ILLINOIS STATE ARCHIVES
The Illinois and Michigan Canal, 1827–1911
A Selection of Documents from the Illinois State Archives
LETTER FROM NORTON & CO. TO THE CANAL TRUSTEES CONCERNING DEEPENING THE CANAL
May 7, 1866
Chicago in 1865 contained 178,900 inhabitants, all of whom were producing garbage and waste, most of which was deposited in the Chicago River. This virtually stagnant waterway was obnoxious to smell and a danger to public health. An act of the General Assembly approved in February of 1865 was designed to address this problem. Chicago was authorized to enter into an agreement with the canal trustees to deepen the canal's depth along the Summit Division. The new "deep cut" was to insure a steady flow of Lake Michigan water into the Chicago River, into the I and M, and from there into the Des Plaines River at Lockport. The Des Plaines connects with the Illinois River which flows into the Mississippi.
The project was to be conducted in stages and mostly while the canal normally was closed to traffic over the winter months. By the time this new cut had been completed in 1871 Chicago had invested nearly $3,000,000 in this work. But unfortunately, after only a single decade this solution no longer was viable. By 1881 an increased volume of sewage, an increasingly clogged canal, and a lower Lake Michigan level combined to pose a real health threat to Chicago residents.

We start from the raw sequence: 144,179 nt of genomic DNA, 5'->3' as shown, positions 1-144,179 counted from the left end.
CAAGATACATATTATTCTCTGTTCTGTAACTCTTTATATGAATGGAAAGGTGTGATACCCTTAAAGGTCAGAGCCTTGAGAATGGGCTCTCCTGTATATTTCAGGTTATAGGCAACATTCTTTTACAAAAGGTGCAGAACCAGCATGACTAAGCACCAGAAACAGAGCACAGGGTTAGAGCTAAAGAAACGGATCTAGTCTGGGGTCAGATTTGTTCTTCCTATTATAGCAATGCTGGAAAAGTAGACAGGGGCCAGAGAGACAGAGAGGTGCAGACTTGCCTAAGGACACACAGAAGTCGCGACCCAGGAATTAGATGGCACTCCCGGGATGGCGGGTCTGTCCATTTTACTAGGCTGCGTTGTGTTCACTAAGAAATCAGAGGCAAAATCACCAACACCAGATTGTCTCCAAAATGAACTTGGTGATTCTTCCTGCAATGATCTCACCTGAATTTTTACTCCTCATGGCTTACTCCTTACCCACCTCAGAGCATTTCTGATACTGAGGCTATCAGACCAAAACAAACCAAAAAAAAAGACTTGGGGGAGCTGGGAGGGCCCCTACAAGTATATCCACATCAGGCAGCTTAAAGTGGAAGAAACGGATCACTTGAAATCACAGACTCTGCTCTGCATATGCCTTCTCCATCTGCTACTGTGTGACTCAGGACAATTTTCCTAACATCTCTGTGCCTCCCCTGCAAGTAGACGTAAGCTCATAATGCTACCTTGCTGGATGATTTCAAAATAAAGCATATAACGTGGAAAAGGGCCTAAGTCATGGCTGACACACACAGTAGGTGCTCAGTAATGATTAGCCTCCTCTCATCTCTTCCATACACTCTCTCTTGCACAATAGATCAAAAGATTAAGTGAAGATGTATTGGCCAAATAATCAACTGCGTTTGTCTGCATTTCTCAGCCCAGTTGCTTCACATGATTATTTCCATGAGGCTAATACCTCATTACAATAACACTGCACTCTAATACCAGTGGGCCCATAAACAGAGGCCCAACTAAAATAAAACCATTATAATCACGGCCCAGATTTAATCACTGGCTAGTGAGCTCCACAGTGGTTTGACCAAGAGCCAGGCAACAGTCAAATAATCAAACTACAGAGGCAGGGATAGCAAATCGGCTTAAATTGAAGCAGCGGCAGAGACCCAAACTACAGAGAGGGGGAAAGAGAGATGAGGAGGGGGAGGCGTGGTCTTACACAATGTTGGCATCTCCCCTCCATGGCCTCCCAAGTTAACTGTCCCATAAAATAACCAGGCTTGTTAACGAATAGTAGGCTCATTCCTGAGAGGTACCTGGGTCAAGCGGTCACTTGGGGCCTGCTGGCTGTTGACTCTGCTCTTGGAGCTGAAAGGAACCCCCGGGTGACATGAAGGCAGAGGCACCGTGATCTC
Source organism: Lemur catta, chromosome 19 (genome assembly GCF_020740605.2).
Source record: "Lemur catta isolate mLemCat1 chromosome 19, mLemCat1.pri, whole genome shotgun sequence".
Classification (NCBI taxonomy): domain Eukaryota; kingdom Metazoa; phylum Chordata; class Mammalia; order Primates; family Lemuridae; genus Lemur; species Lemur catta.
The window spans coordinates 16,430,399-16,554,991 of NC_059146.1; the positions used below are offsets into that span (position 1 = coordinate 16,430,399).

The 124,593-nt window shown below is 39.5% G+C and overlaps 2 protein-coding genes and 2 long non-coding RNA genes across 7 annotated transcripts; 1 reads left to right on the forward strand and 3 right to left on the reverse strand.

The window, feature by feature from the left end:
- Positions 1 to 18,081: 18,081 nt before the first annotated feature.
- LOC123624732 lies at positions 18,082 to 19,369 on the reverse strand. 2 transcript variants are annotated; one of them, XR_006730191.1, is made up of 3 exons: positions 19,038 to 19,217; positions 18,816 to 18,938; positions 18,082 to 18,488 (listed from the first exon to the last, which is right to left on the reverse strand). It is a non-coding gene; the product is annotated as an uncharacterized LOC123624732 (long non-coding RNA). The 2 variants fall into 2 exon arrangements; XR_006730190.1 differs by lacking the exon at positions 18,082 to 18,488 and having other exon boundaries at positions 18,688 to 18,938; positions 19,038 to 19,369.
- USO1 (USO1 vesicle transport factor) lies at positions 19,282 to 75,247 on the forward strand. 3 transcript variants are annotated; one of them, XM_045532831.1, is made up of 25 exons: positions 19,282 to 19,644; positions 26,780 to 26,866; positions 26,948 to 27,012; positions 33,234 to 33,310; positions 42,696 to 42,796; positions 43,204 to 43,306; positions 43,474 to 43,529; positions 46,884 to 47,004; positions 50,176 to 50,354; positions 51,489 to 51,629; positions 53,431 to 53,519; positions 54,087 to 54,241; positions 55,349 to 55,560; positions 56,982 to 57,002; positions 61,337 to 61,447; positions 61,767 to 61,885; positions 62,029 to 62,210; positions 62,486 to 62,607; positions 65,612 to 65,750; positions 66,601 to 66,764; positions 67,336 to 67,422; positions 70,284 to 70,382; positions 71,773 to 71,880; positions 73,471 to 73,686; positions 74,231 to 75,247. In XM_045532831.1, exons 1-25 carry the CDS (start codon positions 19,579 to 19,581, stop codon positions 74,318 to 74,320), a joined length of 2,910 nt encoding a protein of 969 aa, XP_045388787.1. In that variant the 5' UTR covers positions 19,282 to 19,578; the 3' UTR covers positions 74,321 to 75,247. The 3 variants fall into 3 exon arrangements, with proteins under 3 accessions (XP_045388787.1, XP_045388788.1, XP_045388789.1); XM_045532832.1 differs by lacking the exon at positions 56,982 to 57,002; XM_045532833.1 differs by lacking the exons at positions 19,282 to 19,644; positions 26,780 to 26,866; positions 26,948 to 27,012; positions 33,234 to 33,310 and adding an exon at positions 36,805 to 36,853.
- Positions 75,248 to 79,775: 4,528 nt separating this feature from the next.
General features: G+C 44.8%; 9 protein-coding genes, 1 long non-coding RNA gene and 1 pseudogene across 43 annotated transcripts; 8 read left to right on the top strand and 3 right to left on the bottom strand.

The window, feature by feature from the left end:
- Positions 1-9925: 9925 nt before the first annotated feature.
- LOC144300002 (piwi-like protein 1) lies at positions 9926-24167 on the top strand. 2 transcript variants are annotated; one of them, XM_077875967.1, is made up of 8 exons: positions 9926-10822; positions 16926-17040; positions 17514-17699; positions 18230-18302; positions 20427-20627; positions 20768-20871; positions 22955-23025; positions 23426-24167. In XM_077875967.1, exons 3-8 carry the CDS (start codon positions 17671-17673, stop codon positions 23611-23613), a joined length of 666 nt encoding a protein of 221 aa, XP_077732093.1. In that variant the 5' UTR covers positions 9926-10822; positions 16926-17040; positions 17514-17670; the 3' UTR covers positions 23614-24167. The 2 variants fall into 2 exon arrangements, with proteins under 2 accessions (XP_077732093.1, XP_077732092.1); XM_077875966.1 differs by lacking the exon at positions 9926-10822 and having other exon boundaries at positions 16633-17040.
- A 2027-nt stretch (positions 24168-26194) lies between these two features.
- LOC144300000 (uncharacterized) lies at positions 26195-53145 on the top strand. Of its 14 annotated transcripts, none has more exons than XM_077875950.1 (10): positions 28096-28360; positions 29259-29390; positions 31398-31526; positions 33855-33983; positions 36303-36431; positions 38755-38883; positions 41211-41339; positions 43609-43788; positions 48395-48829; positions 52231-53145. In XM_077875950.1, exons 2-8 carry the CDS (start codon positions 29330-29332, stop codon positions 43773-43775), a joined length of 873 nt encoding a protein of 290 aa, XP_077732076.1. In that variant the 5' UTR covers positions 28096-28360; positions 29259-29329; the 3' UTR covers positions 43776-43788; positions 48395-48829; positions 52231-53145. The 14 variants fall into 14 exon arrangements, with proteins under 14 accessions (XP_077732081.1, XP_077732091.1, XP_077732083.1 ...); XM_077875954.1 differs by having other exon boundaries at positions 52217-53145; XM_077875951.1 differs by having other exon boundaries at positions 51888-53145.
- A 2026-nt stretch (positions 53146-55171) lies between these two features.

Norton & Co. was a leading canal customer. It operated a major mill works at Lockport which was powered by canal water. Wheat was transported to those mills from the Chicago harbor and returned there in the form of flour, all by way of company owned and operated canal boats. The Norton company agreed to relinquish the claim it had filed in this document in return for a twenty-year lease of the additional water supply the "deep cut" promised to provide at Lockport when completed.
Points to Consider
Why was Norton & Co. submitting a claim for $24,800?
Why was the I and M being deepened in 1866?
How was this project going to impact residents along the Des Plaines, down river from Lockport?
Why would such a project not be acceptable today?